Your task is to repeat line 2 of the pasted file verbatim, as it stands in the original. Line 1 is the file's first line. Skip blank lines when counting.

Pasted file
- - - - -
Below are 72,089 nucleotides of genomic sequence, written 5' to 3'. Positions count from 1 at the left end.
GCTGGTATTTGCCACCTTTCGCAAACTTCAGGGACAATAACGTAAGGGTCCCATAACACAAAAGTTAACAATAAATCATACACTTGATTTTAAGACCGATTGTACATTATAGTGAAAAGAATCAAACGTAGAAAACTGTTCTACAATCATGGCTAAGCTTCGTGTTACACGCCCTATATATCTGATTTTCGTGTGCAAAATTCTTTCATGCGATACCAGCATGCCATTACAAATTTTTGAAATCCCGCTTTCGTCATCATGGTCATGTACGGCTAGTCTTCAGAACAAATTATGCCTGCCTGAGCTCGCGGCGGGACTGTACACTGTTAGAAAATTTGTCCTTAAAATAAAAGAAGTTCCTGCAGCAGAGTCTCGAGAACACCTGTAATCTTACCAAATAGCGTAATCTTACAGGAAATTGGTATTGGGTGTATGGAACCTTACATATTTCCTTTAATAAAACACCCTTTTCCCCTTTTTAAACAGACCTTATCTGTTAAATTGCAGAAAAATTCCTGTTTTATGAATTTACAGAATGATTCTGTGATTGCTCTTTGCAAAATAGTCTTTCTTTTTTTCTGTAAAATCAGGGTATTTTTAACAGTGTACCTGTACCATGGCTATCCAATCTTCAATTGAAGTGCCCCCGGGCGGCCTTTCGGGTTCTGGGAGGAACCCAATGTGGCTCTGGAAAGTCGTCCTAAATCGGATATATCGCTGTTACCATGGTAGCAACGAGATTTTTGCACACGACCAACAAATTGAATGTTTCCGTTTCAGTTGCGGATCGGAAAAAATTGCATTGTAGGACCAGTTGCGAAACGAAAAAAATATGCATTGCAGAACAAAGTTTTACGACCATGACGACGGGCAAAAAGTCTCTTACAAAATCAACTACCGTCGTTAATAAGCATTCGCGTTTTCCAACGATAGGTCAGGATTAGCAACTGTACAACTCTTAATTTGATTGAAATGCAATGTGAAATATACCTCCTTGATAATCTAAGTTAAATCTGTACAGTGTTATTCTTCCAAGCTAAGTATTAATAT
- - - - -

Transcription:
GCTGGTATTTGCCACCTTTCGCAAACTTCAGGGACAATAACGTAAGGGTCCCATAACACAAAAGTTAACAATAAATCATACACTTGATTTTAAGACCGATTGTACATTATAGTGAAAAGAATCAAACGTAGAAAACTGTTCTACAATCATGGCTAAGCTTCGTGTTACACGCCCTATATATCTGATTTTCGTGTGCAAAATTCTTTCATGCGATACCAGCATGCCATTACAAATTTTTGAAATCCCGCTTTCGTCATCATGGTCATGTACGGCTAGTCTTCAGAACAAATTATGCCTGCCTGAGCTCGCGGCGGGACTGTACACTGTTAGAAAATTTGTCCTTAAAATAAAAGAAGTTCCTGCAGCAGAGTCTCGAGAACACCTGTAATCTTACCAAATAGCGTAATCTTACAGGAAATTGGTATTGGGTGTATGGAACCTTACATATTTCCTTTAATAAAACACCCTTTTCCCCTTTTTAAACAGACCTTATCTGTTAAATTGCAGAAAAATTCCTGTTTTATGAATTTACAGAATGATTCTGTGATTGCTCTTTGCAAAATAGTCTTTCTTTTTTTCTGTAAAATCAGGGTATTTTTAACAGTGTACCTGTACCATGGCTATCCAATCTTCAATTGAAGTGCCCCCGGGCGGCCTTTCGGGTTCTGGGAGGAACCCAATGTGGCTCTGGAAAGTCGTCCTAAATCGGATATATCGCTGTTACCATGGTAGCAACGAGATTTTTGCACACGACCAACAAATTGAATGTTTCCGTTTCAGTTGCGGATCGGAAAAAATTGCATTGTAGGACCAGTTGCGAAACGAAAAAAATATGCATTGCAGAACAAAGTTTTACGACCATGACGACGGGCAAAAAGTCTCTTACAAAATCAACTACCGTCGTTAATAAGCATTCGCGTTTTCCAACGATAGGTCAGGATTAGCAACTGTACAACTCTTAATTTGATTGAAATGCAATGTGAAATATACCTCCTTGATAATCTAAGTTAAATCTGTACAGTGTTATTCTTCCAAGCTAAGTATTAATAT